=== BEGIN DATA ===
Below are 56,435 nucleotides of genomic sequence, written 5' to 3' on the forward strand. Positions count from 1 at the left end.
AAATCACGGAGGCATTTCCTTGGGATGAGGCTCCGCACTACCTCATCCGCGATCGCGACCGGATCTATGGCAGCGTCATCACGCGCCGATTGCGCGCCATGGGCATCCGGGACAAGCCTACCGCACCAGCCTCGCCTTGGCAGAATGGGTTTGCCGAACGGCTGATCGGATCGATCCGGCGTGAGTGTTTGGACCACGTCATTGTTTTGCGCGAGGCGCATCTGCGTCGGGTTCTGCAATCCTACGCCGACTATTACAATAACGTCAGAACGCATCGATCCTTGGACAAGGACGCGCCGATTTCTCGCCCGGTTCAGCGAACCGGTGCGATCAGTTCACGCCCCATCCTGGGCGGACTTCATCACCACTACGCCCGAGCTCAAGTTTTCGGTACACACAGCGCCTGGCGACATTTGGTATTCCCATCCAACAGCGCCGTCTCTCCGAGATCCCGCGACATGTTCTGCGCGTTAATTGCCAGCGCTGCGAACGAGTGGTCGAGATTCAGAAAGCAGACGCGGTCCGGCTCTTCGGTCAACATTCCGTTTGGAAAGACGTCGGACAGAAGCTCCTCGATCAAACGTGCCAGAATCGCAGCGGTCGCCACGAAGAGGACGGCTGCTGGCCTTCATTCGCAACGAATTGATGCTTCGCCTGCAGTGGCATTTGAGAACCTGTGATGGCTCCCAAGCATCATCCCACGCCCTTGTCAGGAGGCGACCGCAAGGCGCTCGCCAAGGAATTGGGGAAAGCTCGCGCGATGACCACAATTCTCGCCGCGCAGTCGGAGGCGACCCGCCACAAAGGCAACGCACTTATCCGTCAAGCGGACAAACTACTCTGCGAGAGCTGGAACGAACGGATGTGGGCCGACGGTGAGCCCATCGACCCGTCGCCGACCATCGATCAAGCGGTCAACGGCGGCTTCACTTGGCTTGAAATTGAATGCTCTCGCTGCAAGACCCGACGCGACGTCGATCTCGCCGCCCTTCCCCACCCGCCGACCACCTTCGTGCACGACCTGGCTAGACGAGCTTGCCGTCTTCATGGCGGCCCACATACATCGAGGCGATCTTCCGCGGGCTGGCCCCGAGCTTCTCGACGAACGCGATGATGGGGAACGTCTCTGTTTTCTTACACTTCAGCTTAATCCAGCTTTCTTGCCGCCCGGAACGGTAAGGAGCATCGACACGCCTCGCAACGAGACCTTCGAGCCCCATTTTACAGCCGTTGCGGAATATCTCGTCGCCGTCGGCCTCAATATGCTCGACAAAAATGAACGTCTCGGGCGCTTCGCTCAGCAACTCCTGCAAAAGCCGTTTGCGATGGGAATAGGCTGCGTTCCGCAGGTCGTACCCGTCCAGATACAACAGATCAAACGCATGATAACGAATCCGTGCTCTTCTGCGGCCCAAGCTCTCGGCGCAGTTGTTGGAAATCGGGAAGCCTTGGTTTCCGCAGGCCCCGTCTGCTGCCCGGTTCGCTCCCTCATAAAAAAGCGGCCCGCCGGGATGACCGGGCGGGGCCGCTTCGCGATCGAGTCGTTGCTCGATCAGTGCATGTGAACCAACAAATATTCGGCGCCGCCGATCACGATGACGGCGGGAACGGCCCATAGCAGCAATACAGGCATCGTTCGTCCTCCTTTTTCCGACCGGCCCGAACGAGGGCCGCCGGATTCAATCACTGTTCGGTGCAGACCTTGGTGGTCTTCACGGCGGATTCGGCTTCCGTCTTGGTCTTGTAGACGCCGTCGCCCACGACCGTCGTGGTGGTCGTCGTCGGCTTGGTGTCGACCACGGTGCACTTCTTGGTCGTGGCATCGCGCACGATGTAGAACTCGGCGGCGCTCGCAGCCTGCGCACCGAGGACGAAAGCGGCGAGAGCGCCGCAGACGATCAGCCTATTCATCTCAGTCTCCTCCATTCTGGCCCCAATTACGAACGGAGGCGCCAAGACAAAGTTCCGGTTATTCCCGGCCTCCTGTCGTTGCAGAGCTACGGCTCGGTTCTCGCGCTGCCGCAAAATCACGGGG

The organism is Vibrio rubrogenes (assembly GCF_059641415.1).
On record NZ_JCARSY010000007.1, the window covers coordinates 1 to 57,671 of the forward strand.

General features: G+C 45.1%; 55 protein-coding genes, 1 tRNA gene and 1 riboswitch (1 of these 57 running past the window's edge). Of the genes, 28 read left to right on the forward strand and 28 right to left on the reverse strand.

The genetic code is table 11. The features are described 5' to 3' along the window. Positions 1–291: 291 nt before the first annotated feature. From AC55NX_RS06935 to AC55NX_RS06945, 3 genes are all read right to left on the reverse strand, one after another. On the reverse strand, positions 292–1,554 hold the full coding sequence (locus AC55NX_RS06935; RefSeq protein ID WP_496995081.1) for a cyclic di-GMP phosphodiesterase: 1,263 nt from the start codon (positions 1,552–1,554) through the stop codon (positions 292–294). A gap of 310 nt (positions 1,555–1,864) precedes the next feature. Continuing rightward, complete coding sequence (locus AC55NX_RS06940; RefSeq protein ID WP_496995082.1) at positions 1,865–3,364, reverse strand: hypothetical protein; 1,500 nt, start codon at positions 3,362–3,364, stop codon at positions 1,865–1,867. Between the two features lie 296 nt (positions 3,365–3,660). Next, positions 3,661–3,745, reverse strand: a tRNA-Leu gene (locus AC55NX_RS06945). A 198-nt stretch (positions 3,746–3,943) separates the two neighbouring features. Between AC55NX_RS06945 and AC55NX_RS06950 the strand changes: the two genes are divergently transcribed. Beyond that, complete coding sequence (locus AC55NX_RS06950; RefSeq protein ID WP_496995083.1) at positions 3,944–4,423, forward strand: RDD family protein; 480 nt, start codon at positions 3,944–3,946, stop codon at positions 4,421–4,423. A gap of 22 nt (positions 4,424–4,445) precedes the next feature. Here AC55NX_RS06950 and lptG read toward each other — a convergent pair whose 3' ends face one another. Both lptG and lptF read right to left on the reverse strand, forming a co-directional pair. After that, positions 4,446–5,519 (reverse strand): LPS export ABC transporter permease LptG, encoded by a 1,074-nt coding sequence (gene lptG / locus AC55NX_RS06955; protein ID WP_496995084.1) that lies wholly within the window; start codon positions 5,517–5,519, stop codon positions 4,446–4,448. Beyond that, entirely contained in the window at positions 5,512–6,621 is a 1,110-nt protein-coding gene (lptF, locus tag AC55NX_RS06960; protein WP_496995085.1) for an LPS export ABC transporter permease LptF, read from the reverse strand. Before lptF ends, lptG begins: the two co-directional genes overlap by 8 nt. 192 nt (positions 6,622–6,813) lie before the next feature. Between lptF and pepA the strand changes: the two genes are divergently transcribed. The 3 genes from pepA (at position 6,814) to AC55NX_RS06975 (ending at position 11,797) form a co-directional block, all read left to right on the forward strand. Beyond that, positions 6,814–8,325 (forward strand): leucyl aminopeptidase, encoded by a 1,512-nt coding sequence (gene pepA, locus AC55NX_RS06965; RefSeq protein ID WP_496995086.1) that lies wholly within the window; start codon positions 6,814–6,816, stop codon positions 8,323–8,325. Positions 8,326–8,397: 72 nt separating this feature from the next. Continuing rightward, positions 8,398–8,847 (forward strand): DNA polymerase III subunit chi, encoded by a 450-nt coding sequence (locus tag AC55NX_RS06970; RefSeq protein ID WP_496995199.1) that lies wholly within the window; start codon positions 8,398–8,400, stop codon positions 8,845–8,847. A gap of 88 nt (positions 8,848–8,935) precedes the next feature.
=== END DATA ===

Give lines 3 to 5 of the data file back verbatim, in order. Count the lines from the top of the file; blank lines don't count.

The organism is Vibrio rubrogenes (assembly GCF_059641415.1).
On record NZ_JCARSY010000007.1, the window covers coordinates 1 to 57,671 of the forward strand.

General features: G+C 45.1%; 55 protein-coding genes, 1 tRNA gene and 1 riboswitch (1 of these 57 running past the window's edge). Of the genes, 28 read left to right on the forward strand and 28 right to left on the reverse strand.